When we talk about the 13th, we are using the shorthand for the Chinatown of Paris (which itself is a bit of a misnomer because almost every Asian ethnicity is represented here).  Specifically, we are referring to the abundance of food choices in this arrondissement, most of which could be had for a real bargain when compared with the prices in the central part of town.  More than just cost, however, one can find here the authenticity that is often lacking elsewhere.  While some people may not think of eating anything but “French” food when they visit, by doing so, they would be mistaken and selling themselves short of the multicultural experience that is this modern-day capital.

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15, avenue de Choisy
M° Porte de Choisy

Euro - 8 or less
Even on his first trip to Paris, shortly after 1998 rolled around, Riot was in search of Vietnamese food.  Good Vietnamese was, of course, always preferable but after the experience of a terrible bowl of pho in London’s Chinatown the week before, any Vietnamese was desirable at that point.  While purchasing some Chanel eau de parfum for his mom and sister at a now-closed boutique off rue de Rivoli near the Louvre, Riot noticed that the salesperson had a Vietnamese name.  He seized upon that sole fact and begged her for directions to a place for pho.  She wrote down the métro stop:  Porte de Choisy.

Even on that first venture into the Chinatown of Paris, the neon lights of Tricotin (both Nos. 1 and 2, which are inexplicably situated right next to one another) shone as bright as they do today, like sirens drawing in the lost and hungry tourists.  Riot happily obliged and was treated to the first good Asian food on this side of the Atlantic.
  Gotta have something deep-fried along with artery-clogging mayo-based sauce:  Stuffed with shrimp paste, the raviolis de crevettes frits à la mayonnaise delights the guilty conscience.

Fast-forward a decade and Riot once more found himself at Tricotin, this time with Nez and in search of a dim sum counterpart to our reliable source in Belleville.  We were happy we decided to branch out.  In this rediscovery, we found a place that offers an extensive array of good food at a surprisingly good price.  From the menu we ticked off the following for the impatient waiter:  raviolis aux crevettes “ha-kao” (3.80€), bouchées aux crevettes “siu-mai” (3.80€), raviolis de crevettes frits à la mayonnaise (4.50€), and crêpe de riz au boeuf à la sauce de soja (3.70€).  The first two types of dumplings were text-booked and fresh off the steamer.  The crunchy, deep-fried wanton engulfed a soft interior of moist shrimp paste, both of which tasted mightily good with a healthy dab of the guilt-ridden mayonnaise dipping sauce.  Finally, the soft, steamy rice rolls seemed to melt when squeezed between one’s tongue and upper palate.  Riot could not help but pigged out some more with an extra order from the soup section:  soupe de nouilles “Phnom Penh” (5€).  The broth was very tasty.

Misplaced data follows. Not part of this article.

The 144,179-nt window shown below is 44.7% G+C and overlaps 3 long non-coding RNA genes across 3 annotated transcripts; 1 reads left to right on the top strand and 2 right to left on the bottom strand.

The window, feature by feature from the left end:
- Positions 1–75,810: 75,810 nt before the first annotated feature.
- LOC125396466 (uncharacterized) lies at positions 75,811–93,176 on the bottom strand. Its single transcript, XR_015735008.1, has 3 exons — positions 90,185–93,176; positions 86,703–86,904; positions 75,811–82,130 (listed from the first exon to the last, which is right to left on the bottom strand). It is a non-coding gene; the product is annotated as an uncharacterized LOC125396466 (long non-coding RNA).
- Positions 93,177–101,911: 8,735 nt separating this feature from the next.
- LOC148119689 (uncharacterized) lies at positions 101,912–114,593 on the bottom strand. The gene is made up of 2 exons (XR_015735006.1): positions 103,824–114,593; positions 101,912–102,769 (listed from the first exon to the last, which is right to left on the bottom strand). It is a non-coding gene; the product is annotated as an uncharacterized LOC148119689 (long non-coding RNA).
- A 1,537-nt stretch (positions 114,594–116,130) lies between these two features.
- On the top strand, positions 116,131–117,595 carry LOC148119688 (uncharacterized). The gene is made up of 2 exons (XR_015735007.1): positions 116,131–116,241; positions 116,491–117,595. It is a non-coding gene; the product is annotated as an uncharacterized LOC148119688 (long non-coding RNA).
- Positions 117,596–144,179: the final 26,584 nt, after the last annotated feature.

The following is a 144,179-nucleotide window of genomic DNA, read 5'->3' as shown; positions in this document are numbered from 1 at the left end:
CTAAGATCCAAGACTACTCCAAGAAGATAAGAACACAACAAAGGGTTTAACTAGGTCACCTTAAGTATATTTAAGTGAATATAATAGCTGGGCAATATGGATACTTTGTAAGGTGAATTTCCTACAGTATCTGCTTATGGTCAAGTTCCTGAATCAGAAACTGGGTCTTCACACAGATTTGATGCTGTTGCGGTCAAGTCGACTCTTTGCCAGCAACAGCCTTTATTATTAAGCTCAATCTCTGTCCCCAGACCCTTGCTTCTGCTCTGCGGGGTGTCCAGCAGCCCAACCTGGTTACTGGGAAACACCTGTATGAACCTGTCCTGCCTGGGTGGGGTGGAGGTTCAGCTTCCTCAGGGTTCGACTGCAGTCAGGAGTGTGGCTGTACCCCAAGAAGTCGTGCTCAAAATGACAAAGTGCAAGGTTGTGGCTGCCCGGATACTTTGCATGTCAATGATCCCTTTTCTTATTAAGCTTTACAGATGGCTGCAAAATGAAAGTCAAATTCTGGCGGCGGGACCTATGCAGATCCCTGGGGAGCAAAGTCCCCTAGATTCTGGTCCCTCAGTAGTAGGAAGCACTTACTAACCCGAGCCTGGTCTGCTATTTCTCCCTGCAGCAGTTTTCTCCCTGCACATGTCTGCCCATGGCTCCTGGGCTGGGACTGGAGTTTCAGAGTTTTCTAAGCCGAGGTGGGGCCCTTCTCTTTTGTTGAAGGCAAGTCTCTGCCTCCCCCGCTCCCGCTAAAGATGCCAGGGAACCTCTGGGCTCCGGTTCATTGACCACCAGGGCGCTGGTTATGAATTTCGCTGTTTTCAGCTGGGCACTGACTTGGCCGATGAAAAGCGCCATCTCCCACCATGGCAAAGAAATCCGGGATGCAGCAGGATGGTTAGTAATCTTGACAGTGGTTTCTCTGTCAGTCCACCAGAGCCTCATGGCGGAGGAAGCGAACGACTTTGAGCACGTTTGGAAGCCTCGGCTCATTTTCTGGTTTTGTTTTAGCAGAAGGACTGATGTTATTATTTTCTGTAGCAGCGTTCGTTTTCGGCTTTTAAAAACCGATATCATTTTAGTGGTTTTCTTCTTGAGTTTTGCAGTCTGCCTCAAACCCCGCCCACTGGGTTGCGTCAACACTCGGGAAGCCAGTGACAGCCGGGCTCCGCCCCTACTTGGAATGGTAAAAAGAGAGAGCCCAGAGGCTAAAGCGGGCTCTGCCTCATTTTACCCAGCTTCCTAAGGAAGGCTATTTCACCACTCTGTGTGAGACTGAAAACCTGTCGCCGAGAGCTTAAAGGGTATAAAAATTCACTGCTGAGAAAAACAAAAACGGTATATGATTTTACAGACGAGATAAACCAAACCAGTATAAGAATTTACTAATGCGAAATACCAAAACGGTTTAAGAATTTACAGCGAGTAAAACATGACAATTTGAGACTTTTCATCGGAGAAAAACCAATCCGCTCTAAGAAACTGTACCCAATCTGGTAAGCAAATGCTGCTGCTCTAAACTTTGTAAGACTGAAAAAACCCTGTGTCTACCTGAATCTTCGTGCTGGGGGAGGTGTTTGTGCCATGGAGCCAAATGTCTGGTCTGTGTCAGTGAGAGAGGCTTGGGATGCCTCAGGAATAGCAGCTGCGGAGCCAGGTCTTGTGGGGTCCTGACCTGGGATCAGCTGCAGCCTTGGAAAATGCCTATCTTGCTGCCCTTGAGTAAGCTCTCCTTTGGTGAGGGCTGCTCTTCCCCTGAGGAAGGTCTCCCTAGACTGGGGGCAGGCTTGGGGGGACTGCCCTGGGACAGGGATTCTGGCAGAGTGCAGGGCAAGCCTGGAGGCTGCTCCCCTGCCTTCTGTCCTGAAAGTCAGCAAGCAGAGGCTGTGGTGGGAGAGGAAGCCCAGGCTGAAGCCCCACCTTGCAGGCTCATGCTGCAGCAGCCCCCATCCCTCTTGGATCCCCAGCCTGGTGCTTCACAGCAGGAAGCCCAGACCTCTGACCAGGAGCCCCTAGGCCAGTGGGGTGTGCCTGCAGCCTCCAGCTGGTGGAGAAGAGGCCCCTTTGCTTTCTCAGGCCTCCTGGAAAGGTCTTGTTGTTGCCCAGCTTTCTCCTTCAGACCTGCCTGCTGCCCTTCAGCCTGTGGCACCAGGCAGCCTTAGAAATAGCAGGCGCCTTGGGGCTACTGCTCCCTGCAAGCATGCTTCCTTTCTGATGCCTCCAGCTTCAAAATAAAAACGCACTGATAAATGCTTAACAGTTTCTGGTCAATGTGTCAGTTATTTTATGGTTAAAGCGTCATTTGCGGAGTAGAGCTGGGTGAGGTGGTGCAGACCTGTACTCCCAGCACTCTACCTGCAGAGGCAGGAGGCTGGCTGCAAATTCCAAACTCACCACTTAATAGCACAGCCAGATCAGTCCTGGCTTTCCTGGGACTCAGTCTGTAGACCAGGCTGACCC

A different texture, something soft and alluring:  The crêpe de riz au boeuf à la sauce de soja where the slightly sweet sauce brings out the subtlety of the dish.
  Dim sum 101, part une:  Officially called raviolis aux crevettes in the menu, it is known the world over as simply “ha-kao.”
We wrapped the affair up with desserts, a type of chè that is called ruommit (3.20€) here.  This variation came with green jelly, jack fruit, and tapioca-covered pomegranate seeds, all bound together in a delicious coconut milk concoction.  As we reached the bottom of our glasses, Nez commented:  “We could really save money by eating this kind of Asian food everyday.”  Riot nodded in agreement.  She continued:  “Of course, I’ll say no when you propose it but I’ll end up liking it.”  Riot smiled agreeingly.  We did not end up eating Asian everyday but we do come back here now and again just to have the waiter rush us to get our order, to sometimes experience bad service, but always to have good, solid Asian food.
  Dim sum 101, part deux:  “Siu-mai” sounds so much better than a dollop of shrimp, or in French, bouchées aux crevettes.
  Did not make the personal head shots are:  (From left to right) raviolis de civette aux crevettes (chive & shrimp) (3.60€); brioches au porc laqué (BBQ pork buns) (3.60€); and riz gluant farci au porc dans une feuille de lotus (sticky rice with pork) (4.50€).
  A meal, even a Chinese one, would not be a meal without the obligatory dessert:  Sometimes the waiter brings our roummit right away, sometimes he refuses to bring it until the end of the meal.
  When the eyes are still hungry:  The soupe de nouilles “Phnom Penh” (5€) to go with all that dim sum.
  Something entirely un-dim summy:  The nouilles frites sautées au boeuf et aux légumes (6.80€) with a bit too much vegetable for Riot.
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